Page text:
The Little Disaster that Could

02 Apr

The Little Disaster that Could

Villages from Nakhaeng Village with supplies.
Our grateful brothers and sisters from Nakhaeng Village

The Little Disaster that Could

A “mini-disaster” swings open great doors of opportunity in Laos, Part One

Dear Friends,

I came home on December 28th to find it raining inside my house—a water pipe running through the attic had frozen and burst after many days of frigid temps in Pennsylvania. Suddenly I had my own disaster to deal with. We had no kitchen for over 2-1/2 months. I thank God our insurance company paid for all the necessary restoration work, which finally came to an end last week.

Much of the world doesn’t have insurance, either because it doesn’t exist in that country or because it’s much too expensive for folks who just hope to have enough food for their family that day. They depend on the Lord and compassion of others when disaster strikes, even relatively small ones.

We never hear about such “mini” natural disasters. They never make the news. That’s not important enough, comes the editorial decision. But when the disaster affects you and your family, like a broken water pipe did mine, it’s very important.

I’m thankful for good friends like Keo, a Heaven’s Family partner I’ve known since 2011, who lives in the communist country of Laos. Last fall he told me about a freak storm that in one night washed away one small village’s entire year’s worth of rice, the staple part of their diet. I never would have known about the dilemma faced by these brothers and sisters in Christ had it not been for Keo—nor would you. And I’m thankful to those of you who’ve partnered with the Disaster Relief Ministry, because you enabled us to purchase rice to sustain these desperate believers for three months. Below are photos of joyful men from Nakhaeng Village carrying bags of rice into their storehouse.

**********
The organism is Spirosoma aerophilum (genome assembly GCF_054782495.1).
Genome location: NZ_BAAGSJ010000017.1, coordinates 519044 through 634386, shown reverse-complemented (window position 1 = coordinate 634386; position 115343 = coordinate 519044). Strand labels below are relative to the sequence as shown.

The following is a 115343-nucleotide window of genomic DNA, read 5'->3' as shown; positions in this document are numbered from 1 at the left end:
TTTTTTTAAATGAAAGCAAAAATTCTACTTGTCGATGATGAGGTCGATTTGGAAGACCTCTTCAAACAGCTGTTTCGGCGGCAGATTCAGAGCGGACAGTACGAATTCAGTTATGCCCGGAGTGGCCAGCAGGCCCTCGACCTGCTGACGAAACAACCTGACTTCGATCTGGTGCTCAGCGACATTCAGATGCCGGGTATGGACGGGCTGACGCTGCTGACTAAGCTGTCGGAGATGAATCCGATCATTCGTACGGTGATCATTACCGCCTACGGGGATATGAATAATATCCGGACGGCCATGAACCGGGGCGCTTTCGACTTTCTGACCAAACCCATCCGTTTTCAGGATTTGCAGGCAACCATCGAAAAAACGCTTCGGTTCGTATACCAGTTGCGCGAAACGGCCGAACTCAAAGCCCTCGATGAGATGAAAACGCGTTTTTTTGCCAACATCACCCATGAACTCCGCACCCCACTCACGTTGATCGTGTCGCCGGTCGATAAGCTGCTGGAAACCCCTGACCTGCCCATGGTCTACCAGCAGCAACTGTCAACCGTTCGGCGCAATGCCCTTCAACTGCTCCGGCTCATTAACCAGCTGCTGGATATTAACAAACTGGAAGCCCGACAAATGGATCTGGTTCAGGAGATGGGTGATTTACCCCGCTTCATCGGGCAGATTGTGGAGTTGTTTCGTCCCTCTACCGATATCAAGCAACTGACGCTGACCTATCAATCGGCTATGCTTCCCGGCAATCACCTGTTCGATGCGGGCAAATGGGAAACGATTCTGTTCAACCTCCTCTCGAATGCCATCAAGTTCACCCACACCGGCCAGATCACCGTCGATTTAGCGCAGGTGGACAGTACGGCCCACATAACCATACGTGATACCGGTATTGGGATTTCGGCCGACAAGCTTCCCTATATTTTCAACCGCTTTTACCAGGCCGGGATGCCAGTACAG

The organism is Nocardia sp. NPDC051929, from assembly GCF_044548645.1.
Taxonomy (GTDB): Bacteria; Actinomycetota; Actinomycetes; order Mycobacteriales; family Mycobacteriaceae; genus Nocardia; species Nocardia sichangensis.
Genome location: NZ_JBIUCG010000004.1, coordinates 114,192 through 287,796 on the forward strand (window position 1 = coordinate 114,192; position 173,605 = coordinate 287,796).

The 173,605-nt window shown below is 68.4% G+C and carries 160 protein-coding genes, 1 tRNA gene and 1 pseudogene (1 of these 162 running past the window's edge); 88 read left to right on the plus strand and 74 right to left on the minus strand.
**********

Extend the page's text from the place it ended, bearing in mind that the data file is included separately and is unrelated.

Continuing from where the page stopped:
Men carrying rice bags.

When I visited Keo and the affected village in January, I met some very grateful fellow saints. They will still face food issues later this year, but we got them past the most difficult months.

Men next to fallen tree in rice field.
Village elders stand in one of the rice fields that flooded when a freak, post-rainy-season storm struck one night, flooding the river (seen about 15 feet below the field at far right), washing away stacks of freshly-harvested rice, taking down trees like this one and depositing up to a foot of sand in many parts of the field, making future growing impossible in those areas until it’s cleared

In my conversations with Keo while riding in the truck to visit Nakhaeng Village, I learned that he thought Heaven’s Family only helps believers. Yes, I said, members of our spiritual family are our first priority, but we also ask God to show us opportunities to help unbelievers as a witness to them of God’s love—especially during times of distress when their hearts are more open to the gospel. Keo told me next about two other nearby villages affected similarly by the river’s flooding, but added that no Christians live in either one. AHA, I thought, God’s going to do something great, I can feel it in my spirit!

But to discover the incredible God-events that took place next, you’ll have to wait for Part Two of my report!

Serving Jesus and you,

Jeff Trotter
Director, Disaster Relief Ministry

Parting Shots…

Traveling to Nakhaeng village.
Getting to Nakhaeng village means crossing the Mekong River by ferry in the morning, crossing small rivers along a rocky, rutted dirt road (this crossing is also used as the local car/truck wash—no lasers used here, nor spot-free rinses!), and walking a path through the rice fields, which are used as pastures in the off-season months.

Children in Nakhaeng village.
Some of the beautiful children of Nakhaeng Village

Praying over elderly woman.
Keo praying for healing for this elderly woman in Nakhaeng Village. I was told she had recently turned to the Lord from witchcraft.

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